On 18 January 2012, the U.S. Supreme Court ruled on Golan v Holder, a key public domain case, questioning whether the US Congress had acted lawfully when restoring copyright to foreign works which had been in the public domain in the US.

In a 6 to 2 decision, the Supreme Court upheld the restoration legislation, affirming Congress’s actions and allowing the United States to avoid questions of compliance with its international treaty obligations. This historic decision is a clear victory for a coalition of international publishers led by the International Publishers Association (IPA) and others.

In August 2011, IPA and five other organizations—the International Federation of Scholarly Publishers (IFSP), the German Publishers Association, the Copyright Clearance Center (CCC), the International Association of Scientific, Technical and Medical Publishers (STM), and the International Federation of Reproduction Rights Organizations (IFRRO)—had filed an amicus curiae brief in the Golan v Holder case pending before the U.S. Supreme Court.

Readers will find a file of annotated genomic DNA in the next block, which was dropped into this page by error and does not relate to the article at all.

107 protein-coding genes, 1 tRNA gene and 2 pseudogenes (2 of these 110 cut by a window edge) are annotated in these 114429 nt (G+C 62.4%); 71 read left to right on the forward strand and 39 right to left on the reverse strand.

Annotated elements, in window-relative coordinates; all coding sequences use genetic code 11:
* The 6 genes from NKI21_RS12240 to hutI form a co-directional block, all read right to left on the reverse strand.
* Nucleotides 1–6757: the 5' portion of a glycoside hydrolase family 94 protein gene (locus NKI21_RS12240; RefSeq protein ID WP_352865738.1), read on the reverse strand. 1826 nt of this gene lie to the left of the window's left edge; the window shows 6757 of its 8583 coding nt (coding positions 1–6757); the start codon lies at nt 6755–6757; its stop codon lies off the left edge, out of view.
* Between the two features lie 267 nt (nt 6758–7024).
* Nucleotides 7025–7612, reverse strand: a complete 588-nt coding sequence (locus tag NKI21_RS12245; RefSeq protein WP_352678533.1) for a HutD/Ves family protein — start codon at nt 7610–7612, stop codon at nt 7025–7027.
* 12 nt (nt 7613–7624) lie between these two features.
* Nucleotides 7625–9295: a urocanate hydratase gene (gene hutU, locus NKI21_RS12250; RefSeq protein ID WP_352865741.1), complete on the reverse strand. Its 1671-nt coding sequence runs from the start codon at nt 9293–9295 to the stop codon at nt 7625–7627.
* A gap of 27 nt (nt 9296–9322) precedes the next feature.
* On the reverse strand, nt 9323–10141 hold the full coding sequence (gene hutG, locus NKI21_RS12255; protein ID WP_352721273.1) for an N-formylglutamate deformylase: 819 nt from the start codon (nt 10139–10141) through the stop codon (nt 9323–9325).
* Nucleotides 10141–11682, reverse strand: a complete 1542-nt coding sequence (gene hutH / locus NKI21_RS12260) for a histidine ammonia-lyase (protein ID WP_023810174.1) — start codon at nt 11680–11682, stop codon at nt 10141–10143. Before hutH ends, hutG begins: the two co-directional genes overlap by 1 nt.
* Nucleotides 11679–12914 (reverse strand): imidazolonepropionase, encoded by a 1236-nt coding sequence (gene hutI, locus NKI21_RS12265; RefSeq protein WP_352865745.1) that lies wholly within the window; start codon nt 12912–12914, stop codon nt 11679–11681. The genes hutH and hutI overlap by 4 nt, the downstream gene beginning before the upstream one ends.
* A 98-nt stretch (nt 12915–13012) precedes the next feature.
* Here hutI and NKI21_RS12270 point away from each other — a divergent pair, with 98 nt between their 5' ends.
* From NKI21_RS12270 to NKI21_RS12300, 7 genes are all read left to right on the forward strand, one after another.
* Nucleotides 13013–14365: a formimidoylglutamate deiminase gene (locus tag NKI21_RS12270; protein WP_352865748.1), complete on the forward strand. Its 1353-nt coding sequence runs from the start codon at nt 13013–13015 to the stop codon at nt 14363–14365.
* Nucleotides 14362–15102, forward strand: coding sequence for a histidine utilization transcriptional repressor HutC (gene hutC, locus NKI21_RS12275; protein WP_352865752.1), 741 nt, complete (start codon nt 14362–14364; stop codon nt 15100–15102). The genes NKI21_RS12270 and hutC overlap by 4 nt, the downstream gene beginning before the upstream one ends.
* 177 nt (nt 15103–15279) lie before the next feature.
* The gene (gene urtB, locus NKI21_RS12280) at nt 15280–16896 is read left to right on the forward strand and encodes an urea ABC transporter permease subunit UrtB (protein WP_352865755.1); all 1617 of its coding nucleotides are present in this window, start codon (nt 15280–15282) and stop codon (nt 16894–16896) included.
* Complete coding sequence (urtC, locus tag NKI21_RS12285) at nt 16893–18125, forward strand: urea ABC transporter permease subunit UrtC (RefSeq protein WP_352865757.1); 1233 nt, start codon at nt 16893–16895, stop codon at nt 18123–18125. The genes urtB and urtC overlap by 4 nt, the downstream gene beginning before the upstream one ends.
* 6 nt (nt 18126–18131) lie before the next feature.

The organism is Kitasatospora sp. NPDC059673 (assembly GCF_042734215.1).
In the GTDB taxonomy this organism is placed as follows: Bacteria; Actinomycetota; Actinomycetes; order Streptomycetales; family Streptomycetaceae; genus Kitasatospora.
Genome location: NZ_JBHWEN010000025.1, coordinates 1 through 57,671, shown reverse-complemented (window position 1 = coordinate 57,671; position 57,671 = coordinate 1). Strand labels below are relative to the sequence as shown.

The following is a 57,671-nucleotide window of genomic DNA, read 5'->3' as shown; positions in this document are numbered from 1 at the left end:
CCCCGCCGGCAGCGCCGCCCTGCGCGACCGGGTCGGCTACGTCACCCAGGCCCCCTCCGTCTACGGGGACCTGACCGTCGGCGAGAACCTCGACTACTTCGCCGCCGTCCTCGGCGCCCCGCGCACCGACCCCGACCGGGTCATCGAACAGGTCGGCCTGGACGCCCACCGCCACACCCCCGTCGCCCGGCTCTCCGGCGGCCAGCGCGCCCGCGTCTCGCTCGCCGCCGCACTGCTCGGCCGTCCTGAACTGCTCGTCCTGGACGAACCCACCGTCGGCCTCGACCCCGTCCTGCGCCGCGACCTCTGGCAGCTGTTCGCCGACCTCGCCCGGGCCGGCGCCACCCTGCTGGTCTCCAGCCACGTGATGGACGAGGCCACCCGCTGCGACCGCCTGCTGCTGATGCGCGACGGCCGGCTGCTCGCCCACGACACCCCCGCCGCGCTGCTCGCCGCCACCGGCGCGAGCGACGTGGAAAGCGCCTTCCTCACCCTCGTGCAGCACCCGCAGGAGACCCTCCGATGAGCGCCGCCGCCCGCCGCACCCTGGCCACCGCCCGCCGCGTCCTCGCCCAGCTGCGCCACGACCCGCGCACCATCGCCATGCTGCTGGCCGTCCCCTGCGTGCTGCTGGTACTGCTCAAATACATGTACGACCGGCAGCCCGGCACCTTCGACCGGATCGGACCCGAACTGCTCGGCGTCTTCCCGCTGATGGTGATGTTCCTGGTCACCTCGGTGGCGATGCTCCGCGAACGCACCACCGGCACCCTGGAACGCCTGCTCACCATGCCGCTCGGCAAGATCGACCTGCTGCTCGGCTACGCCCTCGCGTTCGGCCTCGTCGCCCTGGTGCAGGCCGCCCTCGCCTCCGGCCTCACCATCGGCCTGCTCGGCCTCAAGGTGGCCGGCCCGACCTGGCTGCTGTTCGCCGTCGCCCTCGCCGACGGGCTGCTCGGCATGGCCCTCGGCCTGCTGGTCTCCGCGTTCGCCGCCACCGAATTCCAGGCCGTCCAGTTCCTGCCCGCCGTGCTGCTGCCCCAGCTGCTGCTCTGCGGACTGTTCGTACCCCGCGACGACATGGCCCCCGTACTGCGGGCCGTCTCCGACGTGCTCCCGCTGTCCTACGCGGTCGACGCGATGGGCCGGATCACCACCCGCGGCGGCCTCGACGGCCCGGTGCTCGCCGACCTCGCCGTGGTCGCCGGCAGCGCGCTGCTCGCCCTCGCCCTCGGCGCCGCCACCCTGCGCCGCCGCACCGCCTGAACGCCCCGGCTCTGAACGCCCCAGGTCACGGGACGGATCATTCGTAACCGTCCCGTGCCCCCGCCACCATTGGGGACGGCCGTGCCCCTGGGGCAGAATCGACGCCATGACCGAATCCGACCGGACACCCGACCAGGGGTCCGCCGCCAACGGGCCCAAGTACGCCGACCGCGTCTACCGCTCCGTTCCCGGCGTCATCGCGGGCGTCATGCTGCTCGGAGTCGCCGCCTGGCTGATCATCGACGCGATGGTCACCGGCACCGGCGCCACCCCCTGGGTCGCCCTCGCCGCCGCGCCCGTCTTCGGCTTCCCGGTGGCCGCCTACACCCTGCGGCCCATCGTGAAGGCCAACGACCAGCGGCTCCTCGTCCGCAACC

Peter Givler, Chair of IPA’s Copyright Committee, declares: “On 18 January 2012, the U.S. Supreme Court announced its decision, which affirms the arguments made in our brief: that in acting to restore copyright in some works that had fallen into the public domain in order to bring the U.S. into full compliance with the terms of the Berne Convention, Congress did not violate the U.S. Constitution and did act appropriately to honor this country’s international treaty obligations. This 6-2 decision is a clear and important victory as it shows that the United States is committed to its international copyright obligations and that it will keep protecting works of the mind”.

Note for Editors

Our successful brief was prepared by Gloria Phares of the New York law firm of Patterson Belknap Webb and Tyler. The decision is 41 pages, and can be read here

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